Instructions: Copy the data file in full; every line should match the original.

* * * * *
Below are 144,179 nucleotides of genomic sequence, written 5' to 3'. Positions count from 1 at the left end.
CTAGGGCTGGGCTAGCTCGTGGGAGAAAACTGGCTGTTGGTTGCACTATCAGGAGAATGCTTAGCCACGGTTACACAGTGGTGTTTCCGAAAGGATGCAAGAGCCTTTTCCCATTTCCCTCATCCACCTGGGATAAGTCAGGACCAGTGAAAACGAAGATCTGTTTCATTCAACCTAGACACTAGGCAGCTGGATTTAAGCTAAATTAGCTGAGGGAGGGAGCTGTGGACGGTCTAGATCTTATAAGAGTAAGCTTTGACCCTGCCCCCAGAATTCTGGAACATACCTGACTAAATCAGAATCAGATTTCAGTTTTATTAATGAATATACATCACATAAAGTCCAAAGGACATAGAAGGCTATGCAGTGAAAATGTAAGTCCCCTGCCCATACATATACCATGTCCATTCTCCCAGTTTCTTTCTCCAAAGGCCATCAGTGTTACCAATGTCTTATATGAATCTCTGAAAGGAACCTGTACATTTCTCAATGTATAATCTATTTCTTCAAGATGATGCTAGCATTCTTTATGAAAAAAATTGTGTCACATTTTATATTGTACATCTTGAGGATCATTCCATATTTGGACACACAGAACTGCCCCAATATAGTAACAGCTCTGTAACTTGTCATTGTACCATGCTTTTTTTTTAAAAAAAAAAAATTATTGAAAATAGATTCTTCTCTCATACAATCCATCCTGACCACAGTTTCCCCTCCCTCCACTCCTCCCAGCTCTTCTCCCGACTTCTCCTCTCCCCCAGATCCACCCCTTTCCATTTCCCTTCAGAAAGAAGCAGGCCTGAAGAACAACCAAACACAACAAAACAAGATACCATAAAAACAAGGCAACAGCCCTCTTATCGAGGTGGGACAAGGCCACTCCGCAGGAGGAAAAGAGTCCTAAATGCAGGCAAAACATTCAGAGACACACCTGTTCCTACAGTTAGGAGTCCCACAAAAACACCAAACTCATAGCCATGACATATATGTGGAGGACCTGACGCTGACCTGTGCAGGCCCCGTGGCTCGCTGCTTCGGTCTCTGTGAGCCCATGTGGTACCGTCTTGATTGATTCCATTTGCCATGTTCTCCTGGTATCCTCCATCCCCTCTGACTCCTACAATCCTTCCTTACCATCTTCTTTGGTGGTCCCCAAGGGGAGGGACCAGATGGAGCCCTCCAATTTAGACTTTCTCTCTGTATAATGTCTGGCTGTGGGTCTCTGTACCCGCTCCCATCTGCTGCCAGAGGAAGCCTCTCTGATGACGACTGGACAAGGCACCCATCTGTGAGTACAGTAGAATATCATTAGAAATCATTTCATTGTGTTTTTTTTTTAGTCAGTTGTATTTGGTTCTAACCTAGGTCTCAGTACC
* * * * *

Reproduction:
Below are 144,179 nucleotides of genomic sequence, written 5' to 3'. Positions count from 1 at the left end.
CTAGGGCTGGGCTAGCTCGTGGGAGAAAACTGGCTGTTGGTTGCACTATCAGGAGAATGCTTAGCCACGGTTACACAGTGGTGTTTCCGAAAGGATGCAAGAGCCTTTTCCCATTTCCCTCATCCACCTGGGATAAGTCAGGACCAGTGAAAACGAAGATCTGTTTCATTCAACCTAGACACTAGGCAGCTGGATTTAAGCTAAATTAGCTGAGGGAGGGAGCTGTGGACGGTCTAGATCTTATAAGAGTAAGCTTTGACCCTGCCCCCAGAATTCTGGAACATACCTGACTAAATCAGAATCAGATTTCAGTTTTATTAATGAATATACATCACATAAAGTCCAAAGGACATAGAAGGCTATGCAGTGAAAATGTAAGTCCCCTGCCCATACATATACCATGTCCATTCTCCCAGTTTCTTTCTCCAAAGGCCATCAGTGTTACCAATGTCTTATATGAATCTCTGAAAGGAACCTGTACATTTCTCAATGTATAATCTATTTCTTCAAGATGATGCTAGCATTCTTTATGAAAAAAATTGTGTCACATTTTATATTGTACATCTTGAGGATCATTCCATATTTGGACACACAGAACTGCCCCAATATAGTAACAGCTCTGTAACTTGTCATTGTACCATGCTTTTTTTTTAAAAAAAAAAAATTATTGAAAATAGATTCTTCTCTCATACAATCCATCCTGACCACAGTTTCCCCTCCCTCCACTCCTCCCAGCTCTTCTCCCGACTTCTCCTCTCCCCCAGATCCACCCCTTTCCATTTCCCTTCAGAAAGAAGCAGGCCTGAAGAACAACCAAACACAACAAAACAAGATACCATAAAAACAAGGCAACAGCCCTCTTATCGAGGTGGGACAAGGCCACTCCGCAGGAGGAAAAGAGTCCTAAATGCAGGCAAAACATTCAGAGACACACCTGTTCCTACAGTTAGGAGTCCCACAAAAACACCAAACTCATAGCCATGACATATATGTGGAGGACCTGACGCTGACCTGTGCAGGCCCCGTGGCTCGCTGCTTCGGTCTCTGTGAGCCCATGTGGTACCGTCTTGATTGATTCCATTTGCCATGTTCTCCTGGTATCCTCCATCCCCTCTGACTCCTACAATCCTTCCTTACCATCTTCTTTGGTGGTCCCCAAGGGGAGGGACCAGATGGAGCCCTCCAATTTAGACTTTCTCTCTGTATAATGTCTGGCTGTGGGTCTCTGTACCCGCTCCCATCTGCTGCCAGAGGAAGCCTCTCTGATGACGACTGGACAAGGCACCCATCTGTGAGTACAGTAGAATATCATTAGAAATCATTTCATTGTGTTTTTTTTTTAGTCAGTTGTATTTGGTTCTAACCTAGGTCTCAGTACC